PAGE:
On 30 March (Thursday), the European Parliament, Commission and Council reached a long-awaited agreement on the revision of the EU’s Renewable Energy Directive (RED).
In the last round of inter-institutional negotiations, a deal was agreed on the overall EU renewable energy target for 2030 – a mandatory 42,5 per cent share of renewables in gross final energy consumption, and a 45 per cent voluntary target – and on targets for renewable fuels of non-biological origin (RFNBOs) used in transport.
Mix reactions from European stakeholders
The revised agreement has received mixed reactions from various energy actors across the continent. The European Environment Bureau (EEB) said that the 42,5 per cent target fails to meet the desired ambitions, which is a result of strong lobbying from the nuclear industry, according to the pan-European citizens’ organisation. “It is very disappointing to see the ambition on the EU renewable energy target watered down through undue influences on the RED by the nuclear lobby and their champions among EU governments. A mandatory 45 per cent target would already be weak and outdated,” said Cosimo Tansini, Policy Officer for Renewable Energy at the EEB.
“Scenario modelling shows that 50 per cent is possible and recommendable to respect our climate goals from the Paris Agreement, hence anything lower than 45 per cent simply shows European dis-unity and lack of ambition. It is now crucial that EU countries commit to steep decarbonisation and renewables roll-out trajectories with a clear aim to exceed the targets set in the RED,” he added.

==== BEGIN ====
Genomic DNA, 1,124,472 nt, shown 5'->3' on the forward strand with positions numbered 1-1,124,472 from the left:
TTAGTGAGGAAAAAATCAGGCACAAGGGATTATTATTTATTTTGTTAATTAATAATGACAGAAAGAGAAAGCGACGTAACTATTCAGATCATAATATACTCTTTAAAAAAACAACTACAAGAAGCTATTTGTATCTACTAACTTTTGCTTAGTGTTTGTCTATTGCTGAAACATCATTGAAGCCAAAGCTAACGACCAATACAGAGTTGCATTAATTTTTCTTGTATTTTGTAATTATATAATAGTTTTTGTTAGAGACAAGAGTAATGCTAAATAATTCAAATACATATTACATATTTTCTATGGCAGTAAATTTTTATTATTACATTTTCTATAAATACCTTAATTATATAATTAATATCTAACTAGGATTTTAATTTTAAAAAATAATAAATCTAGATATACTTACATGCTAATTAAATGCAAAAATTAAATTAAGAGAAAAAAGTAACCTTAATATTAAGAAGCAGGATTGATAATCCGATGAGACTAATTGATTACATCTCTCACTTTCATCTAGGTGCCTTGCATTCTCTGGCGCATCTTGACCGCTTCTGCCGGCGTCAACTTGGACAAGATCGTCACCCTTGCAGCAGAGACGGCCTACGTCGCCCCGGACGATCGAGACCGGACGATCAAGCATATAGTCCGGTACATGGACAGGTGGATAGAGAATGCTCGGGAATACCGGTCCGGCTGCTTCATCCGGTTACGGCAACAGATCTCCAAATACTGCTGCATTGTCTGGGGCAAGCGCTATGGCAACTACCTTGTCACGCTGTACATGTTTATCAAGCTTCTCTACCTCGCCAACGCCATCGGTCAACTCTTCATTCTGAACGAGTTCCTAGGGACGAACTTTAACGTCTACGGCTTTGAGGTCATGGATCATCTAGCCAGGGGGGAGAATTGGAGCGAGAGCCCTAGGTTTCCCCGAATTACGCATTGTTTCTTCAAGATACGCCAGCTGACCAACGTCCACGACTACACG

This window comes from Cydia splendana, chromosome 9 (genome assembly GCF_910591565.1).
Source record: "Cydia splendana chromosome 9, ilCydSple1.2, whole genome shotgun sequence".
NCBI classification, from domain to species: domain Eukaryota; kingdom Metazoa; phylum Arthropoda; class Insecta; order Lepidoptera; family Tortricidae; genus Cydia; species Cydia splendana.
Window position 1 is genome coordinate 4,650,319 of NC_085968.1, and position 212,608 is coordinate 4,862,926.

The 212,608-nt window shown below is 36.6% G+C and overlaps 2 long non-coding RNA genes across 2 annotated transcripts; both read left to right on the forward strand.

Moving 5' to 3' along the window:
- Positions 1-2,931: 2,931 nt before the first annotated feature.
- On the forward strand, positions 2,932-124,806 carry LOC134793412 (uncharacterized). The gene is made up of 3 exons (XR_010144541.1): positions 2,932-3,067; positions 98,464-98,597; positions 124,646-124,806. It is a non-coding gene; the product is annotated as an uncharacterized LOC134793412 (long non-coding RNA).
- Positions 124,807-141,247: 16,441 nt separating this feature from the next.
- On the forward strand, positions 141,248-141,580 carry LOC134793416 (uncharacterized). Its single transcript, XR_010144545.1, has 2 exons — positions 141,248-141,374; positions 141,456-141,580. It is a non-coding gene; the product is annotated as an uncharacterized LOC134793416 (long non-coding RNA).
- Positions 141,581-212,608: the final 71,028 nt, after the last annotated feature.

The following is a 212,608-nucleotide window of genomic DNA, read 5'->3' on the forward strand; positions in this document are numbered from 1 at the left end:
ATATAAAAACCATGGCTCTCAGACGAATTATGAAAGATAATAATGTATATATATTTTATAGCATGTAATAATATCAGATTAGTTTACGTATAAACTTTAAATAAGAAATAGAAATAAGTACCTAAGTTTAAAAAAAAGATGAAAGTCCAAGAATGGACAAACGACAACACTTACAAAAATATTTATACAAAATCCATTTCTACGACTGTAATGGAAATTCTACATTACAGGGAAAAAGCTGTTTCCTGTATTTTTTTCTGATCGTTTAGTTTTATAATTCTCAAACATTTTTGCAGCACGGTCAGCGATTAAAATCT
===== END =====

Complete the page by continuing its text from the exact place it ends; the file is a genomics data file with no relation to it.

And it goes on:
Conversely, the pan-European membership organisation, the European Federation of Intelligent Energy Efficiency Services (EFIEES) welcomed the revised renewables deal. “We welcome this development that will enable the acceleration of the deployment of renewable energy,” the group said via Twitter following the announcement.
“2022 has seen the world’s largest-ever annual increase in new renewable capacity of almost 300 GW, and Europe accounted for 8.8 per cent of all new additions. But annual deployment levels of renewable’s power globally must triple to some 1000 GW by 2030 to keep a 1.5 Celsius perspective alive,” said the Director-General of the International Renewable Energy Agency, Francesco La Camera and EU Commissioner for Energy, Kadri Simson in a joint statement.